Senator JOYCE: To be honest, even if you did go forward, how long would it take to build this thing? You would have to completely upgrade all the track. How long are we talking about?

Mr Mrdak : It would require essentially a new track.

Senator JOYCE: So how many years are we looking at?

Mr Mrdak : It would depend on decisions of funding, Senator, and which parts of the network you do and over what stages. We have worked on the basis that it would be a project over at least one to two decades before you would have a complete east coast network.

Senator NASH: I want to clarify the cost of the planning stage that you are at now.

Mr Mrdak : The Australian government provided $20 million to the portfolio for the first two stages of the planning work.

Senator JOYCE: Have you done any planning on something that is probably not high speed rail and vastly cheaper and actually would pay for itself, which is the inland rail?

Mr Mrdak : Yes. The inland rail work—the design work and studies—were completed. That study was funded a couple of years ago at a cost in the order of $15 million.

Senator JOYCE: Does long haul freight transport pay for itself?

Mr Mrdak : Yes. We certainly see a strong future for rail freight. That is one area which has been particularly targeted by the Australian government in terms of our investment program in interstate rail freight.

Senator JOYCE: And it would be vastly cheaper than building high speed rail?

Mr Mrdak : The order of cost magnitude for the inland rail is around $3.9 billion to $4.1 billion.

Senator JOYCE: It is $3.9 billion to $4.1 billion as opposed to $108 billion. The inland rail could actually pay for itself. The high speed rail will not. One will take up to 20 years to build, and for one most of the track is already there.

Mr Mrdak : Certainly the studies on inland rail have indicated that its benefit-cost analysis, the BCR, is very low and that it is not commercially viable for at least another two decades because of the amount of freight volume travelling down the Brisbane-Melbourne corridor. Having said that, we do see a strong future for rail freight growth. It is a question of timing as to when you would bring the inland rail project into the market.

Senator JOYCE: And how much freight is going down the Newell Highway at the moment?

Mr Mrdak : Significant amounts of freight. I do not have the detail of the volumes.

Senator JOYCE: We have a de facto inland rail system. The trouble is it is on the road. We have 6,000 trucks a day going through Moree or something, have we not?

Mr Mrdak : Certainly. But the question is how much of that freight is doing the full length from Brisbane to Melbourne and how much of it is serving intermediate points along the way. So those sorts of things come into play.

Senator NASH: Could you actually take that on notice for us and provide it by freight task and the various legs of that route?

Mr Mrdak : Certainly. We will see what data we have.

Senator NASH: That would be useful, thanks.

Senator JOYCE: I read on the front page of the Canberra Times that they are talking about moving departments to regional areas. I think that is a splendid idea. How much of your department could we move out to regional areas and whereabouts could they go? What are your leases like at the moment? Have you got any expiring leases? Have you looked at alternative venues for where you could set up sections of your department?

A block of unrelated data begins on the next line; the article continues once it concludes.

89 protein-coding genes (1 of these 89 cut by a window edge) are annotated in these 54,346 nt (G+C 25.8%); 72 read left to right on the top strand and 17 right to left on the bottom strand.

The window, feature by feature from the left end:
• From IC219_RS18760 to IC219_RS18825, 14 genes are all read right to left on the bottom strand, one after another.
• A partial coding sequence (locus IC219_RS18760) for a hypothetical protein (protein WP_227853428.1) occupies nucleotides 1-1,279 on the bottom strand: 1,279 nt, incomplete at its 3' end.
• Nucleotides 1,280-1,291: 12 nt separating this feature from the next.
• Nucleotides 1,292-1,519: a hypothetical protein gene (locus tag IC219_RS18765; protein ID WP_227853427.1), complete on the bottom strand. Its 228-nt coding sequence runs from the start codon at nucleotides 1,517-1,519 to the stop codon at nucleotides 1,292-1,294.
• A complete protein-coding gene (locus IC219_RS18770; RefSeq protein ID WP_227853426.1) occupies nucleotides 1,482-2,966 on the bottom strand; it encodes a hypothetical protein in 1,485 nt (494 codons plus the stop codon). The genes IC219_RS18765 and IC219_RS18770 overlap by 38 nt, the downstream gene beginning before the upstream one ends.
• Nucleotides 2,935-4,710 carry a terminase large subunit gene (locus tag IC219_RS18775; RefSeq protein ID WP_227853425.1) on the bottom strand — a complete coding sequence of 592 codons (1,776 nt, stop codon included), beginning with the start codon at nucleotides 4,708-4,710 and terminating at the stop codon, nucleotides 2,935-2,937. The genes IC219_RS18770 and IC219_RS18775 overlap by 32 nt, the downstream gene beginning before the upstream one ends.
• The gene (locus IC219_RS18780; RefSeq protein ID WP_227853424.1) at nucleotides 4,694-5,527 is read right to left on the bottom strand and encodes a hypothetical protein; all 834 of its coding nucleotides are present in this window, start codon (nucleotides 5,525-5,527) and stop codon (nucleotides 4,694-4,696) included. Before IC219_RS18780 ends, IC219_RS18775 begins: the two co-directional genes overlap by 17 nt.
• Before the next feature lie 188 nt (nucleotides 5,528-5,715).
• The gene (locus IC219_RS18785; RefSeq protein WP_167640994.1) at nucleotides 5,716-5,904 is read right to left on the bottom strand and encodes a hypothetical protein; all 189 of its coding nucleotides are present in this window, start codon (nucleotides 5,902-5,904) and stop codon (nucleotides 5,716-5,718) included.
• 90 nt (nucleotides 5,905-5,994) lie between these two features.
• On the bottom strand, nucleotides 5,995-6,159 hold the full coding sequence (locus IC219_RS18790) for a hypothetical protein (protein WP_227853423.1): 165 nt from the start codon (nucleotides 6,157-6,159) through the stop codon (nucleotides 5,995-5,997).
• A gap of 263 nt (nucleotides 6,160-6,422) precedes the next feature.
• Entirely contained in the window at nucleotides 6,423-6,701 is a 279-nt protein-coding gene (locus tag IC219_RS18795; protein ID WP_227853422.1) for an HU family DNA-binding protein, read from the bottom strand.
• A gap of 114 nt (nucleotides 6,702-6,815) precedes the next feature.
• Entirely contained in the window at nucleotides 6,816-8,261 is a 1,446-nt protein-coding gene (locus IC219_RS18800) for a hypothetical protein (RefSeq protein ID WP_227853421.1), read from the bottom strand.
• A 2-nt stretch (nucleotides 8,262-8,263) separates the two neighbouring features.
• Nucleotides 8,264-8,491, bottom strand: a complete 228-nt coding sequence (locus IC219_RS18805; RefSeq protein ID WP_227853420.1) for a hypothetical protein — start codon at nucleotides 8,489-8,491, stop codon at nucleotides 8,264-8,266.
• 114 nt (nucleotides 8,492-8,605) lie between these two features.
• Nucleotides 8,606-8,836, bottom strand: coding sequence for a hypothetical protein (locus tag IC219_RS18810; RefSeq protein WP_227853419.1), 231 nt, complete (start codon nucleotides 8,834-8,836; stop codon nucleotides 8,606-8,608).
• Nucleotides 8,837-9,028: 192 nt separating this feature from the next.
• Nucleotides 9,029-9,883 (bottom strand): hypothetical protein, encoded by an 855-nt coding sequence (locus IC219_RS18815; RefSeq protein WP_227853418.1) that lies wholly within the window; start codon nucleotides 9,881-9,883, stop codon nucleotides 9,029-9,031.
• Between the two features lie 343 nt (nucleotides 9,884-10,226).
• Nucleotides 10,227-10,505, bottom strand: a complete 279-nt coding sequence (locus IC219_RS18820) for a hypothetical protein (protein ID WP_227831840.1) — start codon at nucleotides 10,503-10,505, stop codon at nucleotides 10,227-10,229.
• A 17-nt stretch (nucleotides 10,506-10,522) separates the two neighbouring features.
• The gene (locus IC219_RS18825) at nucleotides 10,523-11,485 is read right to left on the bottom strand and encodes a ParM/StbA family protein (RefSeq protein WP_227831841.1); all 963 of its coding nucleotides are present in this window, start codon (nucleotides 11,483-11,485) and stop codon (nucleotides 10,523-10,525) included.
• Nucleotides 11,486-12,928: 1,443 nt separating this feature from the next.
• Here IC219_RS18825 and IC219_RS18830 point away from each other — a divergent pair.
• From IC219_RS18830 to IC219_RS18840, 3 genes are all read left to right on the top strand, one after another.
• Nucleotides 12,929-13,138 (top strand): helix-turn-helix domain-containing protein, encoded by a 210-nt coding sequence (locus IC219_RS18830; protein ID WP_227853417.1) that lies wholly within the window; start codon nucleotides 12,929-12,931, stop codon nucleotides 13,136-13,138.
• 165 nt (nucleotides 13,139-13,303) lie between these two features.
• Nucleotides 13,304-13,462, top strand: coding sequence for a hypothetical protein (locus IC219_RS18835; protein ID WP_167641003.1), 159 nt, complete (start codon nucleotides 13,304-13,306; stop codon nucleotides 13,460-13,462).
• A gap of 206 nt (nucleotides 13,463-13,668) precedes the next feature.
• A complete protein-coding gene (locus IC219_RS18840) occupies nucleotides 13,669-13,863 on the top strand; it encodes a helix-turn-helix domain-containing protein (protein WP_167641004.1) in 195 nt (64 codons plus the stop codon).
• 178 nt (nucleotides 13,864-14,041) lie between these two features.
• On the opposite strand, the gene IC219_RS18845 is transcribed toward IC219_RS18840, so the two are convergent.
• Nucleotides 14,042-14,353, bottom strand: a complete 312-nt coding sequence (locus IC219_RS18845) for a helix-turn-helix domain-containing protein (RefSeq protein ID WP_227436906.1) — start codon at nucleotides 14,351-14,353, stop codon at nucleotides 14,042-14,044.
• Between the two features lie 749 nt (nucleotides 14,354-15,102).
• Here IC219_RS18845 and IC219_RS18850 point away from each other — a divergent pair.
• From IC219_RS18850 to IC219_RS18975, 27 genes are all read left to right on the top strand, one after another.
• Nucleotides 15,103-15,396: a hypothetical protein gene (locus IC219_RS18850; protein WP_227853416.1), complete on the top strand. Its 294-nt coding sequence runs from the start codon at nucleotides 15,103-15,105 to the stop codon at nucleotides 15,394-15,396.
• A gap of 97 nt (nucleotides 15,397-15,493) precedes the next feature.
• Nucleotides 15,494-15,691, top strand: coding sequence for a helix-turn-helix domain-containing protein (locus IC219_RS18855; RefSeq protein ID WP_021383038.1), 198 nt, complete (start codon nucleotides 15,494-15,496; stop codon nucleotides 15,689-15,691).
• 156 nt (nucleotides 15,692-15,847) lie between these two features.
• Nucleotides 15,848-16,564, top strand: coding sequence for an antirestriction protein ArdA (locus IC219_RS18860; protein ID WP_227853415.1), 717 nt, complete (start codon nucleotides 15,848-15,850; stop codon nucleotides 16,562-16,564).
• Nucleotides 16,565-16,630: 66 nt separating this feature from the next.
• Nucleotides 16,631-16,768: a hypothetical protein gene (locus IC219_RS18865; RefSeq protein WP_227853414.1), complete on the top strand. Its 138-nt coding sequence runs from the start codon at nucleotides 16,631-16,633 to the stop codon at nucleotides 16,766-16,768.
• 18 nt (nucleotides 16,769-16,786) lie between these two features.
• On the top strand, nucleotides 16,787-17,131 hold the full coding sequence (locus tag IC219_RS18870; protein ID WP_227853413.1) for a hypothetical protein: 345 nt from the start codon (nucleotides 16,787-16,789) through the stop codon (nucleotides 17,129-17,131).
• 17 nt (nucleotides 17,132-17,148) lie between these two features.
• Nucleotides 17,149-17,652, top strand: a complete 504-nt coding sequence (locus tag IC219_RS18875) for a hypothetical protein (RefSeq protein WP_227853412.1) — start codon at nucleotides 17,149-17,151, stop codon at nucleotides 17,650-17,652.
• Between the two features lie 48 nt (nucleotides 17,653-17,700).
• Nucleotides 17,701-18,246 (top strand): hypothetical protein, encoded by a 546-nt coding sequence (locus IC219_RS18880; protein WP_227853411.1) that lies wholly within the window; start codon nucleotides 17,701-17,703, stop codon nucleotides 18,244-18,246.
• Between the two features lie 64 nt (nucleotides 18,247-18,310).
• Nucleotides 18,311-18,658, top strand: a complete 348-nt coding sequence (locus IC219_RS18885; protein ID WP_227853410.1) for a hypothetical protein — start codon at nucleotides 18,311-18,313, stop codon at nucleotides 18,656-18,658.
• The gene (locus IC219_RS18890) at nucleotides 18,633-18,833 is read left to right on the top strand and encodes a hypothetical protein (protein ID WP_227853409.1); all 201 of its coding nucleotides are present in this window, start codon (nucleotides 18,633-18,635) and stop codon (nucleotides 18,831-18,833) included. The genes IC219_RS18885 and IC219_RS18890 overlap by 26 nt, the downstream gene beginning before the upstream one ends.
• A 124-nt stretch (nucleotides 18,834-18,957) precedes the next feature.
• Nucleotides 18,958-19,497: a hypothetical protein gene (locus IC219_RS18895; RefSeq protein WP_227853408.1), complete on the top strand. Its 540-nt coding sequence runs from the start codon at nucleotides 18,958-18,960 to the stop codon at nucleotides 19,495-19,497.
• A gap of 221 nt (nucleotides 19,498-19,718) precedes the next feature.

Mr Mrdak : I do not think we have any expiring leases in the next few years. We are predominantly based here in Canberra. We have offices in a number of state capitals, which are essentially our transport security offices, which are the major regulators of transport security in ports and airports. I will just check with Mr Banham, but I do not think we have any leases expiring soon. Certainly the bulk of our workforce is located here. We have a workforce around 990 people.

Senator JOYCE: That is the total number of staff in the department?

Mr Mrdak : Yes. Of them, about 830 or so are here in Canberra.

Senator JOYCE: With the joys of the NBN which the government lauds to us all the time, is there any reason that we could not have these staff members, instead of being in Canberra or Sydney, in Dubbo, Longreach, Bendigo or Young?

Mr Mrdak : It would depend on whether it made operational sense for the organisation having our offices located elsewhere and the costs involved.

Senator JOYCE: Rent would be cheaper. If you have this multiple billion dollar NBN that is bringing everybody online so everybody can do business from anywhere, surely it would make sense, therefore, to capitalise on the benefits of that and start moving some of your department out to some regional areas.

Mr Mrdak : We have not given it consideration at this point.

Senator JOYCE: Has anybody ever discussed it with you at all? Is there a possibility to move some of this department out to the regional areas? It might even give you more empathy towards infrastructure if you are having to drive along it every day.

Mr Mrdak : I think it would be very much dependent, again, on the operational needs and the ability to recruit and retain staff in certain locations. When the portfolio included the Regional Australia portfolio, we certainly had some regional offices at that time.

Senator JOYCE: What happened to them?

Mr Mrdak : They are now with the Department of Regional Australia Local Government, Arts and Sport.

Senator JOYCE: And where is that department? Where is the location of that department?

Mr Mrdak : It has regional offices throughout Australia, but its principal head office is in Canberra.

Senator JOYCE: That is a good spot for a regional department office!

Senator NASH: You refer to the operational issues which would be a factor in the consideration of whether there was movement from a city area out to the regions. What are those operational issues that require a departmental staffer to be working in, say, Canberra rather than somewhere like Orange? What is the actual operational issue?

Mr Mrdak : For us, obviously contact with the parliament is important, certainly for senior officers who are working closely on parliamentary matters. Obviously the ability to deal with—